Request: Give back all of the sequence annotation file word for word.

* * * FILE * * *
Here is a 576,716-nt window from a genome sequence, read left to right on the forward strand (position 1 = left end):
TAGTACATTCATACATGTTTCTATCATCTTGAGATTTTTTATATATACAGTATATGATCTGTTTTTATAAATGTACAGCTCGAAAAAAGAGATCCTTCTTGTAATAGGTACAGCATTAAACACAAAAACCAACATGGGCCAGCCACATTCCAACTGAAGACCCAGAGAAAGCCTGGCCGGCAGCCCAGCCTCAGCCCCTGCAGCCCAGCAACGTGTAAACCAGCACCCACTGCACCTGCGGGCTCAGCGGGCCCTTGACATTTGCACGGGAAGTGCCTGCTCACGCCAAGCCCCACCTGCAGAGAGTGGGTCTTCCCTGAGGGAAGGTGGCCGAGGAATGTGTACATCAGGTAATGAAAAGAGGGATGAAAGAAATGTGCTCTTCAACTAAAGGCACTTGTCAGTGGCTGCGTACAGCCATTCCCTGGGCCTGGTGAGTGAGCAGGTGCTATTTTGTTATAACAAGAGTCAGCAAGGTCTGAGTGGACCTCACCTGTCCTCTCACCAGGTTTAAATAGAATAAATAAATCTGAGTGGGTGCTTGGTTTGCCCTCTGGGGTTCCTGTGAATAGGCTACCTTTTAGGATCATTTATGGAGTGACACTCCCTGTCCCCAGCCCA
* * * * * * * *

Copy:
Here is a 576,716-nt window from a genome sequence, read left to right on the forward strand (position 1 = left end):
TAGTACATTCATACATGTTTCTATCATCTTGAGATTTTTTATATATACAGTATATGATCTGTTTTTATAAATGTACAGCTCGAAAAAAGAGATCCTTCTTGTAATAGGTACAGCATTAAACACAAAAACCAACATGGGCCAGCCACATTCCAACTGAAGACCCAGAGAAAGCCTGGCCGGCAGCCCAGCCTCAGCCCCTGCAGCCCAGCAACGTGTAAACCAGCACCCACTGCACCTGCGGGCTCAGCGGGCCCTTGACATTTGCACGGGAAGTGCCTGCTCACGCCAAGCCCCACCTGCAGAGAGTGGGTCTTCCCTGAGGGAAGGTGGCCGAGGAATGTGTACATCAGGTAATGAAAAGAGGGATGAAAGAAATGTGCTCTTCAACTAAAGGCACTTGTCAGTGGCTGCGTACAGCCATTCCCTGGGCCTGGTGAGTGAGCAGGTGCTATTTTGTTATAACAAGAGTCAGCAAGGTCTGAGTGGACCTCACCTGTCCTCTCACCAGGTTTAAATAGAATAAATAAATCTGAGTGGGTGCTTGGTTTGCCCTCTGGGGTTCCTGTGAATAGGCTACCTTTTAGGATCATTTATGGAGTGACACTCCCTGTCCCCAGCCCA